Normally, I would amend the headline to say something like “the future of food retailing.” In this rare instance, I want to talk about food and three recent visits that have re-awakened the fundamental question around the sustainability of our food supply.
In 2009, I co-authored the book, Greentailing and Other Revolutions in Retail. While I loved researching and writing this book, it suffered from very poor timing. Shortly after the book launched, the country became mired in a severe recession and concerns about “being green” were quickly replaced by making ends meet. There have been advancements in green, notably in energy improvements that have been wisely implemented by retailers. There has been less attention to the actual products we eat and where our food is coming from.
In the past month, I have been impacted by three experiences:
• A visit to Expo Milano 2015 was eye opening. A huge exhibition centered on the question of how we will feed our planet in the future. One of the highlights there was the Coop Future Supermarket, a collaboration between the Italian supermarket chain and MIT. This was less about gee-whiz technology (there was a bit) and more about envisioning a market where products provided full transparency of their origins and impact on the planet.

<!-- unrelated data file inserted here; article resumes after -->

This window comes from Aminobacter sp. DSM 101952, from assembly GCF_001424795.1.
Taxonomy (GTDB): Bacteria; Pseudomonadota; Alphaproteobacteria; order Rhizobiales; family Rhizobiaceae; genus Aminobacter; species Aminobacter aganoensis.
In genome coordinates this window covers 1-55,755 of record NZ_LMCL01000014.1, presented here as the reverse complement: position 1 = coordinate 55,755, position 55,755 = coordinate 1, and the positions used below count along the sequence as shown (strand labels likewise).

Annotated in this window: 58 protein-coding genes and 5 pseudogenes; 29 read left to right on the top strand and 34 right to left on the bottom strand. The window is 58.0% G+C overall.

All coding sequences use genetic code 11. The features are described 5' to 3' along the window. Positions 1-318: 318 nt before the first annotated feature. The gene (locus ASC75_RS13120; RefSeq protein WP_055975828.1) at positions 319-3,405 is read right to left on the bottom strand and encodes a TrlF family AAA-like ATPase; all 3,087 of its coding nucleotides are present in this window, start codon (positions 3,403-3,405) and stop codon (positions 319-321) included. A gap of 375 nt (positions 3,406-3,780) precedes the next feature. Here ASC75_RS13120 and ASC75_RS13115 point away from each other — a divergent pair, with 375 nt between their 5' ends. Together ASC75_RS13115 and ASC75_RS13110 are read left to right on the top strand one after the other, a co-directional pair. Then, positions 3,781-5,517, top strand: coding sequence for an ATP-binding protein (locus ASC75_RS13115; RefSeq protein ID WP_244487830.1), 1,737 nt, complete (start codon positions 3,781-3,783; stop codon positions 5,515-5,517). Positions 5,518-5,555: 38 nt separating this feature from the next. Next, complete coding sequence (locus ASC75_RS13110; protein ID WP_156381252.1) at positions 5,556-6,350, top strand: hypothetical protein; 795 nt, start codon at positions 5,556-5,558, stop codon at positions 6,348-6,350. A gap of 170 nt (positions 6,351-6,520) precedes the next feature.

• I had a chance to visit FarmedHere outside of Chicago. Billed as the largest USDA certified organic vertical farming facility, it provides a glimpse at what agricultural growing might look like in the very near future — a smaller footprint, local and utilizing significantly less resources (namely water) to produce fresh produce.
• Finally, the Whole Foods in Brooklyn is a stunning store. Besides the always terrific merchandising in place, this store pushes the envelope on local and sustainability, complete with solar panels, wind turbines and an urban greenhouse, Gotham Greens, on the roof.
With a drought and severe water restrictions already in place in California, we are quickly going to be entering an era where water scarcity becomes one of the biggest issues in this country and certainly the biggest issue on the planet as the world population could reach 10 billion people by 2050.
The first step, of course, is awareness. The future of where our food comes from, how it’s produced, and how we can be more responsible and sustainable is an issue we will be forced to confront. Let’s get out ahead on this critical issue.
How is your store addressing food sustainability?